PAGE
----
The Hunter: by David Case

The Hunter is probably David Case's great story of record. In it he demonstrates how men make beasts of themselves: it is not that they are defying their nature; it is, perhaps, that they are giving way to it.

Beginning with a series of terrifying killings in a remote part of rural England, which leaves the local constabulary baffled, the story switches to a Gentlemen's Club in London, where a retired big game hunter laments the company he keeps. Weatherby is the sort of man for whom civilisation is a retirement, a well-earned rest. His quiet life is not at all jaded because his life has been unquiet. His past permits him the luxury of a drink and a pipe because it so often placed those pleasures in doubt; those around him have no such claim to make and so are jaded by lack of doubt, by lack of danger. He is unsurprised when the police seek his help in catching the murderer, whom they now believe to be a wild beast rather than a man. Weatherby accepts the charge, not in the spirit of a last hurrah, but as a favour to his past, which has given him a splendid retirement.

The case is not straight-forward. Weatherby's calculation of tracks suggests two beasts at work, or one beast that transforms into another while in pursuit of its prey. This leads to panic as the press speculate about a Werwolf. People withdraw to their homes as the police roam the area in an increasingly desperate cordon. A killing indoors suggests no-one is safe. Weatherby obsessively stalks the fields and lanes, convinced he is being watched and stalked in turn. He is painfully aware of a fact that the police seem unwilling to act upon - that at the centre of the killing zone stands the stately home of another hunter: Bryon. Weatherby and Byron have history. They have a past. And it is that past which now erupts into the gentle countryside of England, as Byron becomes a murder suspect in Weatherby's mind, and Byron baits Weatherby about his retirement, which he insists has not been earned as Weatherby is a man of all reasonable precaution. Hunt without harness, advises Byron, stalk with only one bullet and the beast will show itself to you... a sporting stalk.

The Hunter is in some ways an academic exercise - two old hunters, re-fighting past campaigns, pitting two different philosophies of gamesmanship against each other for old times' sake. But the games are played out by spending other people's lives; and it is here that the story is most affecting - because Case writes superbly about people. There are no incidental lives to be lost in The Hunter - a fact that is lost to Byron, but not to Weatherby. Their final duel pits a force of nature against a force of human nature.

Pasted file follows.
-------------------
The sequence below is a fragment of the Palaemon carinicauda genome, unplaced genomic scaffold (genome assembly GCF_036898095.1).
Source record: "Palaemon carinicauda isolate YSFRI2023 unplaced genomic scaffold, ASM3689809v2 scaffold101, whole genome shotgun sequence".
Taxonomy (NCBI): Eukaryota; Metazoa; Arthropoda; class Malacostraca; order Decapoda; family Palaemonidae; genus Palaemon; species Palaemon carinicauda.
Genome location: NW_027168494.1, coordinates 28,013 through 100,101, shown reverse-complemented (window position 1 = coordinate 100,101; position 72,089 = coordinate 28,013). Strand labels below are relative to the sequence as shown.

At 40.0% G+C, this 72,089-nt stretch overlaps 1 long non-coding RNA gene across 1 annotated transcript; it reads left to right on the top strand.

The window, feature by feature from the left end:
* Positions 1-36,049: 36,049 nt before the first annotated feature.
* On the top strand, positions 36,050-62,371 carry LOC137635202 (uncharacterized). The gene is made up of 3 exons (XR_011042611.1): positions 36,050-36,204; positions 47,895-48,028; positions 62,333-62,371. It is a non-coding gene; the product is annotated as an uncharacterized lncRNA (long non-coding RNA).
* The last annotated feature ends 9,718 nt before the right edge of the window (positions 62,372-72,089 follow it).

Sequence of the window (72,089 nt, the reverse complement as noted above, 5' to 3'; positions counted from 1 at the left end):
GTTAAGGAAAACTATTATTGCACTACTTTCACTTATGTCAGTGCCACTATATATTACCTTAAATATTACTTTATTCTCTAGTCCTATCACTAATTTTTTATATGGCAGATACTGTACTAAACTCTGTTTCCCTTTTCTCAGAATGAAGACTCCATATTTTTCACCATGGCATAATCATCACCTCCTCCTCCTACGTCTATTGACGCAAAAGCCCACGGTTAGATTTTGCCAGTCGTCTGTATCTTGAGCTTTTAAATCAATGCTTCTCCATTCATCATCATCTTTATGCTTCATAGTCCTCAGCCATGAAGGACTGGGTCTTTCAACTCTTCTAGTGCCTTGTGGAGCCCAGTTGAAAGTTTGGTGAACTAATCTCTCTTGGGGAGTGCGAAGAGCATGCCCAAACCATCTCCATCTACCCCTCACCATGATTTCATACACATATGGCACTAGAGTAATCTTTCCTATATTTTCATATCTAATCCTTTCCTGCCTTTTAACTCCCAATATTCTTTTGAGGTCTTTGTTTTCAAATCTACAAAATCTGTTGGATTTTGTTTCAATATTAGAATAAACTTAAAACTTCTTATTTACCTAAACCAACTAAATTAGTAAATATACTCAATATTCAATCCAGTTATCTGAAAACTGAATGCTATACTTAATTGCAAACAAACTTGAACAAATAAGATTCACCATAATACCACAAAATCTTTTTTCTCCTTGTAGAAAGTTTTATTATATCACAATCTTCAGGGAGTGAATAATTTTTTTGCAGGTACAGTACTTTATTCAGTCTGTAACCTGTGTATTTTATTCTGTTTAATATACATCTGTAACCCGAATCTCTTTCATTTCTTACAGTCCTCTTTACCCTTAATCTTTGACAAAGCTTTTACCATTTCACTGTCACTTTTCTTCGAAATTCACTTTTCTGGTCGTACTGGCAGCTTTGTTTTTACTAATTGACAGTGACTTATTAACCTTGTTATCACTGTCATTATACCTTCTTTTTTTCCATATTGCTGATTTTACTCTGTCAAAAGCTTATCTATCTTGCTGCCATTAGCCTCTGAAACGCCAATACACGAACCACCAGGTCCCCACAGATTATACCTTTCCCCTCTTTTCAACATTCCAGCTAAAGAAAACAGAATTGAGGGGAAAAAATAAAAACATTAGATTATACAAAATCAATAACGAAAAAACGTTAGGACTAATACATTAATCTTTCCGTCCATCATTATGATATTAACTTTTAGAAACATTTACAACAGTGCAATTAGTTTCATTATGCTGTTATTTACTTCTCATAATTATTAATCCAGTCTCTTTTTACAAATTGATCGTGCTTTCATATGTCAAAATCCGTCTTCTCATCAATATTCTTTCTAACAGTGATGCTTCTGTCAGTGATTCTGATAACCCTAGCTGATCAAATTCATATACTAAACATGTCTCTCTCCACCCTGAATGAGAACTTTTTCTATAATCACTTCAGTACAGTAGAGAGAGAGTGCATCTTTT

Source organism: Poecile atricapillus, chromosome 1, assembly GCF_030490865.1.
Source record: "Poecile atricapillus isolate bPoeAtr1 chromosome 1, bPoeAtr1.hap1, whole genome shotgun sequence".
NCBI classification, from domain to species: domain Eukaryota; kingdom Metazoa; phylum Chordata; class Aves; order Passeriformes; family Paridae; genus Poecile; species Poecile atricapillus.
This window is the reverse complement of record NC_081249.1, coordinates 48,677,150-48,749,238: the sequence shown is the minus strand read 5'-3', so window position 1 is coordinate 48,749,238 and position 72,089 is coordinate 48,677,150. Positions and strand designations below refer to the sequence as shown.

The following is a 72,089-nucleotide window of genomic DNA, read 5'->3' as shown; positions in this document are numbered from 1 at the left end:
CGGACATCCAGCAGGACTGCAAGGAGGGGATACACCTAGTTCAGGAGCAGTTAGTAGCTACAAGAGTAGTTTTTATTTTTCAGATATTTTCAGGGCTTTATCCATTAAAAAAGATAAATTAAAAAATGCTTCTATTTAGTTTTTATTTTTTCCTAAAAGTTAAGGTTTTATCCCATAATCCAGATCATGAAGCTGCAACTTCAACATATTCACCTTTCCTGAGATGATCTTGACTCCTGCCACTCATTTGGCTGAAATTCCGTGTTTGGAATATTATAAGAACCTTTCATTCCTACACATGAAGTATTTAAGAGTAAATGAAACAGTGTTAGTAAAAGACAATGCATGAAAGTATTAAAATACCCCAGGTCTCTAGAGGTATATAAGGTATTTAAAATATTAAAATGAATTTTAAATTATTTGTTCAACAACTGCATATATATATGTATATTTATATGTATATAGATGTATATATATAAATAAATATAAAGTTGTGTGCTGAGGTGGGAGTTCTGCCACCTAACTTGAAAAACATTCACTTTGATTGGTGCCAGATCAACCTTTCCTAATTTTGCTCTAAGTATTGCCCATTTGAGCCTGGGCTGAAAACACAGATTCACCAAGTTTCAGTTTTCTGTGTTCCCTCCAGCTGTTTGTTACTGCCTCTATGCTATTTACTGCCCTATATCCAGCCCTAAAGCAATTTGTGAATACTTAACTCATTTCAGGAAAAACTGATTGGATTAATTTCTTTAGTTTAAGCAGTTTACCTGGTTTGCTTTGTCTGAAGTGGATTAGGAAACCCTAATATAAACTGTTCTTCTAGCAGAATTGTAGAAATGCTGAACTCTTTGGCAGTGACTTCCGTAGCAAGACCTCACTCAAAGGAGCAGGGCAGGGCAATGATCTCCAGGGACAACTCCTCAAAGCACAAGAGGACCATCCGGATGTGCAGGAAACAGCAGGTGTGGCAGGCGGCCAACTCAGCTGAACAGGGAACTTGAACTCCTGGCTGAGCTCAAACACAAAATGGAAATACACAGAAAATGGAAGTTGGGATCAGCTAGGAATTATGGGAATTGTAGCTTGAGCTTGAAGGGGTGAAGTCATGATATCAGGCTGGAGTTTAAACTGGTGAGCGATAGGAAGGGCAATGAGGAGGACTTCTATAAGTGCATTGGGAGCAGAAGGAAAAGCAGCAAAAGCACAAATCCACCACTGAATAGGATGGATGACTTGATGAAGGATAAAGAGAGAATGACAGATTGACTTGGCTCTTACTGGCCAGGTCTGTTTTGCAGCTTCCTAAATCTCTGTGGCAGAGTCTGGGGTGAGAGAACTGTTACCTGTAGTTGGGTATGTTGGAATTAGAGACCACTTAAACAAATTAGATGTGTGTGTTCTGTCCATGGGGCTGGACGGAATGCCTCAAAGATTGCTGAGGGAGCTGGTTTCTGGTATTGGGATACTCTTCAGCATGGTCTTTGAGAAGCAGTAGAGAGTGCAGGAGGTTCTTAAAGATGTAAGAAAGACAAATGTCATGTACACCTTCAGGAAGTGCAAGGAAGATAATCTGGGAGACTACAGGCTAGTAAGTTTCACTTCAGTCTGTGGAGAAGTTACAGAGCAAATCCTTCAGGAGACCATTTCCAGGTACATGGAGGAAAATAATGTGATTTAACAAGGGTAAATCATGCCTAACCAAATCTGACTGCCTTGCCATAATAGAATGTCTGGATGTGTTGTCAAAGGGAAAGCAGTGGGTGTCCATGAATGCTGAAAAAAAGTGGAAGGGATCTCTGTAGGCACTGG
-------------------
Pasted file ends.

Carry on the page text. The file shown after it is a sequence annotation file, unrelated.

The Hunter is contained, or to be found rather, in the Twelfth Pan Book of Horror Stories, where it accounts for 82 out of 190 pages.


  1. Do you know if the David Case mentioned above is the American author of the same name, whose first novel was Fengriffen? The English setting of the above would suggest not, but I've been unable to locate mentioned of a British writer with that name. Great website, by the way.

    1. Hi Eric. I had long thought Case a rather mysterious writer, but a couple of years ago Valancourt Books published in twin volumes: Fengriffen & Other Gothic Tales, and The Cell & Other Transmorphic Tales. The Hunter is featured in the latter. So I think it's safe to assume there is only one David Case. I think he still remains rather mysterious though.

      I'm assuming you're the author of one of my favourite books of recent years, The Kings of Eternity; which moved me so much that it's one of those books I buy for others so that they might get to know me. Thanks for that, and for dropping by.

  2. As you say there is only one David Case. Unfortunately the movie "And Now the Scream Starts" doesn't get justice to the novelette "The Hunter".
    And you should try his westerns too, beginning with "Plumb Drillin'" (aka Gold Fever) who was to become a movie starring Steve Mc Queen before the actor's untimely death in 1980.
    My best compliments for your great website.
    Tiziano Agnelli

  3. Hi Tiziano, thanks for dropping by; I will definitely keep an eye out for Case's western. He's such an inventive author that I'm sure he handles that genre as impeccably as he does horror. Take care.

  4. Terrific short story! Great ending; much better than the ending to the movie adaptation, Scream of the Wolf.